The bill boasted bipartisan support and won the praise of consumer advocate groups, but it did not attract enough votes to carry it through the next legislative step. The idea was to pay a 17-member commission some $5 million for a year and a half of service to study privacy as it relates not only to the Internet but also to medical, financial and government records.
Proponents of the bill moaned in obvious disappointment after learning of the bill's failure.
"These issues will undoubtedly be at the forefront of next session," said Ken Segarnick, assistant general counsel for West Chester, Penn.-based UnitedMessaging.com, an email service that was lobbying for the bill's passage. "We need some body of experts to provide consultation to members of Congress and the administration to identify privacy issues, evaluate self-regulatory efforts, and determine the best course of action."
Concerns over privacy peaked earlier this year as consumers became more aware of the amount of information collected about them--online and off.
Consumer profiles can include such sensitive information as what kind of books are checked out of the local library or which Web sites an individual surfs. Usually the information is kept for marketing purposes, deemed beneficial for those who don't have time to shop and would rather have advertisements sent to them that speak to their tastes.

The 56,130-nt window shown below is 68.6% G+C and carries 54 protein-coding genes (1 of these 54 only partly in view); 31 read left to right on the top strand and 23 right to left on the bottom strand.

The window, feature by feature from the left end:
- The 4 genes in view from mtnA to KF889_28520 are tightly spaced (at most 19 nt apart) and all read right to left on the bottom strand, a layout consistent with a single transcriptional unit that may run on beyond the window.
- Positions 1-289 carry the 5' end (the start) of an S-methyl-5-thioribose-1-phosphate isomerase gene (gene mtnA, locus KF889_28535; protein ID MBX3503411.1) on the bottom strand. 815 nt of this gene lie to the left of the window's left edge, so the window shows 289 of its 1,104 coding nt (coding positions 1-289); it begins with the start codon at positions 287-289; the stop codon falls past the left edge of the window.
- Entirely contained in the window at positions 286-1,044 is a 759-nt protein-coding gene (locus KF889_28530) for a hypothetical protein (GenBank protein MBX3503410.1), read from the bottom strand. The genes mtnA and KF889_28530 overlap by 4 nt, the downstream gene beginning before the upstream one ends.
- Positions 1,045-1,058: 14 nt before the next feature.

But occasionally, a person's information is obtained surreptitiously and even peddled to third parties for profit. The fear is that people don't have control over their own dossiers.
Toysmart.com touched off a storm of criticism last month when the bankrupt online toy store claimed its profiles of about 250,000 customers were an asset that could be sold along with the business.
Public outcry also forced DoubleClick in March to hold off plans to combine online and offline data that it collects about consumers.
Worries about consumer data mining have spawned several organizations, including Junkbusters.com, the Electronic Privacy Information Center (EPIC) and the Privacy Rights Clearinghouse, which are fighting for protections by lobbying legislators.
Today's bill, introduced by Reps. Ara Hutchinson, R-Ark., and Jim Moran, D-Va., was slated for a fast track, which meant it needed two-thirds majority vote to succeed. The bill was approved by 250-146 but fell nearly 40 votes short of the majority needed.
Privacy has been somewhat of a political football in Congress. The House and Senate have introduced a slew of Internet privacy bills, many of which have gone nowhere. Hutchinson's bill could have the same fate. Some advocacy groups already are criticizing the effort, even though the commission would be the first federal body to review privacy laws in 25 years.
"What we need are legal protections, not more studies," said Andrew Shen, a policy analyst with Washington, D.C.-based EPIC.